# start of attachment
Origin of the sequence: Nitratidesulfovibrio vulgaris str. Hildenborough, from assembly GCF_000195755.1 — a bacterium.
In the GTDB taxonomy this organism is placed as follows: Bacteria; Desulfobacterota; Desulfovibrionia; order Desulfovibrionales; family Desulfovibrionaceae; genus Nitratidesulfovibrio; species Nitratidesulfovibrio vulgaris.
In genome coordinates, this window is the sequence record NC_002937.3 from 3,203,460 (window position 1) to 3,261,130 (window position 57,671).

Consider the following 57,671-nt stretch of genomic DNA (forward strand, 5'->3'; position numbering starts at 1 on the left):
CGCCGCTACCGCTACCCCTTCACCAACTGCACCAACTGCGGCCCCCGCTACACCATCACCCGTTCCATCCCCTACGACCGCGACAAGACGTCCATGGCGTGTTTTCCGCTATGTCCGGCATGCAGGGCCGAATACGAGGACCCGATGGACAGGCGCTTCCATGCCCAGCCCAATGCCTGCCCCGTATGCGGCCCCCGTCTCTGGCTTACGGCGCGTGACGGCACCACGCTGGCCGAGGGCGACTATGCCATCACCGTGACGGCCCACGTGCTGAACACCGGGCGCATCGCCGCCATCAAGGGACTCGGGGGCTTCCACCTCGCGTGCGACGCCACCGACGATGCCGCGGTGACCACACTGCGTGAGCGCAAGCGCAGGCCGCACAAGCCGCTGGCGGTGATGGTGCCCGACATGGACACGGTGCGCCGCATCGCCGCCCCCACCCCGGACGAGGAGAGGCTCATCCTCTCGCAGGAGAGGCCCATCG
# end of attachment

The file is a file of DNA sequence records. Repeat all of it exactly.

Origin of the sequence: Nitratidesulfovibrio vulgaris str. Hildenborough, from assembly GCF_000195755.1 — a bacterium.
In the GTDB taxonomy this organism is placed as follows: Bacteria; Desulfobacterota; Desulfovibrionia; order Desulfovibrionales; family Desulfovibrionaceae; genus Nitratidesulfovibrio; species Nitratidesulfovibrio vulgaris.
In genome coordinates, this window is the sequence record NC_002937.3 from 3,203,460 (window position 1) to 3,261,130 (window position 57,671).

Consider the following 57,671-nt stretch of genomic DNA (forward strand, 5'->3'; position numbering starts at 1 on the left):
CGCCGCTACCGCTACCCCTTCACCAACTGCACCAACTGCGGCCCCCGCTACACCATCACCCGTTCCATCCCCTACGACCGCGACAAGACGTCCATGGCGTGTTTTCCGCTATGTCCGGCATGCAGGGCCGAATACGAGGACCCGATGGACAGGCGCTTCCATGCCCAGCCCAATGCCTGCCCCGTATGCGGCCCCCGTCTCTGGCTTACGGCGCGTGACGGCACCACGCTGGCCGAGGGCGACTATGCCATCACCGTGACGGCCCACGTGCTGAACACCGGGCGCATCGCCGCCATCAAGGGACTCGGGGGCTTCCACCTCGCGTGCGACGCCACCGACGATGCCGCGGTGACCACACTGCGTGAGCGCAAGCGCAGGCCGCACAAGCCGCTGGCGGTGATGGTGCCCGACATGGACACGGTGCGCCGCATCGCCGCCCCCACCCCGGACGAGGAGAGGCTCATCCTCTCGCAGGAGAGGCCCATCG